Originally published 05/28/2013
TOKYO — Seeking to quell an uproar over his recent comments suggesting that sexual slavery was a necessary evil in Japan’s imperial past, a populist party leader said Monday that he had not meant to justify wartime brothels or deny the women’s suffering at the hands of Japanese soldiers.But the politician, Toru Hashimoto, who is a co-leader of the opposition Japan Restoration Association and the mayor of Osaka, Japan’s third-largest city, also argued that Japan was being unfairly singled out for its use of so-called comfort women, and that other nations needed to examine the mistreatment of women by their own militaries before pointing the finger at Tokyo.“We must express our deep remorse at the violation of the human rights of these women by Japanese soldiers in the past, and make our apology to the women,” Mr. Hashimoto said, speaking to journalists at the Foreign Correspondents’ Club of Japan. But, he added, “it is not a fair attitude to blame only Japan, as if the violation of human rights of women by soldiers were a problem unique to Japanese soldiers.”...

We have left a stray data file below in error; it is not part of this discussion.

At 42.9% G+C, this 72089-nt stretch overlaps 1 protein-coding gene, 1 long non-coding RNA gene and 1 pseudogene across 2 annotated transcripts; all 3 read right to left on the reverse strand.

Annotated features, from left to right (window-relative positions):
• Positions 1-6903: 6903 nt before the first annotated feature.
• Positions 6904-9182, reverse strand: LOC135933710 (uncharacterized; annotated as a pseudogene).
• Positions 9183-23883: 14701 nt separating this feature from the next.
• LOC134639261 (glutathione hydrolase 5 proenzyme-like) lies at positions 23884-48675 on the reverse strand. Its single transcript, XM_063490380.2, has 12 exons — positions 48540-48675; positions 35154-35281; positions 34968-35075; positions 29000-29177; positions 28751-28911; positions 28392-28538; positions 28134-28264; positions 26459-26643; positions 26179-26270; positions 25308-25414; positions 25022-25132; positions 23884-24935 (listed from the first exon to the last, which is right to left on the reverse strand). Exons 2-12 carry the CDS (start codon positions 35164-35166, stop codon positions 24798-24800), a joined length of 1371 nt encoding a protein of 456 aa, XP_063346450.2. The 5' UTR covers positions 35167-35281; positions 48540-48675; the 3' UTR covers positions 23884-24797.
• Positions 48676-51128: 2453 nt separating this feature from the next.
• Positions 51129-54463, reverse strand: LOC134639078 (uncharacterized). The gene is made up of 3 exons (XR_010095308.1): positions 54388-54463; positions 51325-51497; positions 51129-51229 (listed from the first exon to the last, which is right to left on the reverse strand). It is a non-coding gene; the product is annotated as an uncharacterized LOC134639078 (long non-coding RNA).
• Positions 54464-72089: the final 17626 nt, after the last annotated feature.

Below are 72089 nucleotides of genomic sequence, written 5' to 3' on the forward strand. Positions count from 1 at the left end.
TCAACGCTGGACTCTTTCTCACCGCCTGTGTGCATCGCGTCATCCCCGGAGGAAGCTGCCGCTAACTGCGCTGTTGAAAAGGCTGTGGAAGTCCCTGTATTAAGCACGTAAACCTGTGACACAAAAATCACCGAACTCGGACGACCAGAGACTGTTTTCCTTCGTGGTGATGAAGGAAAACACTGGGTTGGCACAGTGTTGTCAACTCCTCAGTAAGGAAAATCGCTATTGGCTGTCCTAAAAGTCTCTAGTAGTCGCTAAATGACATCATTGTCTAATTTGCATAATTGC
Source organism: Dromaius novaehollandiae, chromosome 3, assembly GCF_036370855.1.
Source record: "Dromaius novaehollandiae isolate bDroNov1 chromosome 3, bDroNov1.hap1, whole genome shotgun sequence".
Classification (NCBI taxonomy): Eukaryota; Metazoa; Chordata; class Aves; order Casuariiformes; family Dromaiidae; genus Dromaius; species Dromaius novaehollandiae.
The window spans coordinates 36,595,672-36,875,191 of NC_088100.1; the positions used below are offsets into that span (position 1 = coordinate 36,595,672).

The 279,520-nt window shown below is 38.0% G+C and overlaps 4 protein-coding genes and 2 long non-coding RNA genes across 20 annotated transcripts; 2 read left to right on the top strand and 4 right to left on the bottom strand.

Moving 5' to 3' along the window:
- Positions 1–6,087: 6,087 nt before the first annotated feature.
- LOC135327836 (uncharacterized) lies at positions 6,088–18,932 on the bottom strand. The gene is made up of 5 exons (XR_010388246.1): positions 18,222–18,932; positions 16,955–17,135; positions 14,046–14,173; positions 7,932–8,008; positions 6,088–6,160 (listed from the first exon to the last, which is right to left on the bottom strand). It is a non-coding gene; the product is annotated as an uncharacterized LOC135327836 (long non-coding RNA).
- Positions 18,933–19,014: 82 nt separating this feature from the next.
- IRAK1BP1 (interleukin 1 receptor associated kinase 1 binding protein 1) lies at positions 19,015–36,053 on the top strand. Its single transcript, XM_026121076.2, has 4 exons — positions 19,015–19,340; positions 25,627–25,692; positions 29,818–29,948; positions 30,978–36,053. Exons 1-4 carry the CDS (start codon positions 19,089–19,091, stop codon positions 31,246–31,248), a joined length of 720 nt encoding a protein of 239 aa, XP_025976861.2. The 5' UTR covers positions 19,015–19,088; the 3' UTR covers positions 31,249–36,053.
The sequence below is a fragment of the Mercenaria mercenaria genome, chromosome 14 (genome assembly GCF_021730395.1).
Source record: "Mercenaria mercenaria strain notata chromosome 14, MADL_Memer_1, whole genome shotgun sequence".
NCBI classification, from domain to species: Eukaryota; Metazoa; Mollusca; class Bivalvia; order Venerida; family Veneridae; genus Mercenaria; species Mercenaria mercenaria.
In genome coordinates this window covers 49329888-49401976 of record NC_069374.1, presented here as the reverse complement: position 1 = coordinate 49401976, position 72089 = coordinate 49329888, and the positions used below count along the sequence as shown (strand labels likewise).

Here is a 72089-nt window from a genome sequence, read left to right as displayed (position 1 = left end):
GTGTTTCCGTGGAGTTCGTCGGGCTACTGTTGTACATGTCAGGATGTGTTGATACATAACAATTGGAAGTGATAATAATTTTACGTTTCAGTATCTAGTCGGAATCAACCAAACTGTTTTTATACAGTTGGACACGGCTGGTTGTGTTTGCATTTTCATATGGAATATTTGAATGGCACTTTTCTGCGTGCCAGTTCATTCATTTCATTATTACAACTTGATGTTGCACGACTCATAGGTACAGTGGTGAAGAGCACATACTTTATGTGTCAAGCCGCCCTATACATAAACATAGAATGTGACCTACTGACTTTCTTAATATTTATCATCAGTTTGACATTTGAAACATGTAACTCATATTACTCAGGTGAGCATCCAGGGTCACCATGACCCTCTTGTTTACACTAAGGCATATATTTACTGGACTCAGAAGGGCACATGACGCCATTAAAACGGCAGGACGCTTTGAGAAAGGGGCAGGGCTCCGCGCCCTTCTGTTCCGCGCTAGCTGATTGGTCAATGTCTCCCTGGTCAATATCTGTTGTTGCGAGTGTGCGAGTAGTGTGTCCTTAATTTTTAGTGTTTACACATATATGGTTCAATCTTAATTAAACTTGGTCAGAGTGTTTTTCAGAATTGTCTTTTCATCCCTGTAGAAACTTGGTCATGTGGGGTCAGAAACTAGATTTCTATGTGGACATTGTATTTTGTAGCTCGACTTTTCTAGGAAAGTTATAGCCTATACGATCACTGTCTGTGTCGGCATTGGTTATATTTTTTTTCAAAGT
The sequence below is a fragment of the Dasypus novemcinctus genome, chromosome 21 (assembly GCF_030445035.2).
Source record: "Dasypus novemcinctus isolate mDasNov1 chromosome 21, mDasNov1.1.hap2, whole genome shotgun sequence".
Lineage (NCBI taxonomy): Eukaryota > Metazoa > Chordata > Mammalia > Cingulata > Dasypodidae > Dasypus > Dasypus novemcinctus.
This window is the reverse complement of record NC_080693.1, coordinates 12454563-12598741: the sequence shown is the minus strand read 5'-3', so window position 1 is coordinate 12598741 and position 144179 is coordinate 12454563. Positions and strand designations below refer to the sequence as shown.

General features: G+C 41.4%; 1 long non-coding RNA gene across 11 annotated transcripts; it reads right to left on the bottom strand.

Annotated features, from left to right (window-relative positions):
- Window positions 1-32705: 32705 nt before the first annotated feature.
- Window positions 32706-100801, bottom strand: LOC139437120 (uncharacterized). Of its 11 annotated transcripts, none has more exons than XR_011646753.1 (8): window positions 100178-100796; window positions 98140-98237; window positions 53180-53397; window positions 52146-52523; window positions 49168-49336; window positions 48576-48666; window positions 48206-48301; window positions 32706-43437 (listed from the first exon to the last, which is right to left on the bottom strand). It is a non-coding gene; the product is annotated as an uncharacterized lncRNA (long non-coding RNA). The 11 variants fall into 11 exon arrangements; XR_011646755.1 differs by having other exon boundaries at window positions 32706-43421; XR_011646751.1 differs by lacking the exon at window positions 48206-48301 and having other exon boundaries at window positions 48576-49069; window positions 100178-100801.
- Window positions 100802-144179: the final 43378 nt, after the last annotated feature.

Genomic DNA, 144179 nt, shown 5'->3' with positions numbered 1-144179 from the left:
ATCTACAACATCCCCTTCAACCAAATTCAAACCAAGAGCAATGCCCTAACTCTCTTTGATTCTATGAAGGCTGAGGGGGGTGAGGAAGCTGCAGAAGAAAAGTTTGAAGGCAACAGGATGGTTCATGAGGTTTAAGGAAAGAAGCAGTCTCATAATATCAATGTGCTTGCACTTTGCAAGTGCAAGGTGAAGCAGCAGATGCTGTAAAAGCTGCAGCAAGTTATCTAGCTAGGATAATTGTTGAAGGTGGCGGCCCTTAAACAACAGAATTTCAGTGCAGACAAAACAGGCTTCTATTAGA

- Pittsburgh native David McCullough's next book will focus on generations of Northwest pioneers
- British historian Sheila Lecoeur is on trial for defamation
- Jim Downs laments that Americans still aren’t being taught LGBT history
- Historian Jeremy Kuzmarov calls on Obama to pardon Ethel Rosenberg
- Garry Wills says there’s one human test we can use to decide who’s the better candidate: Trump or Clinton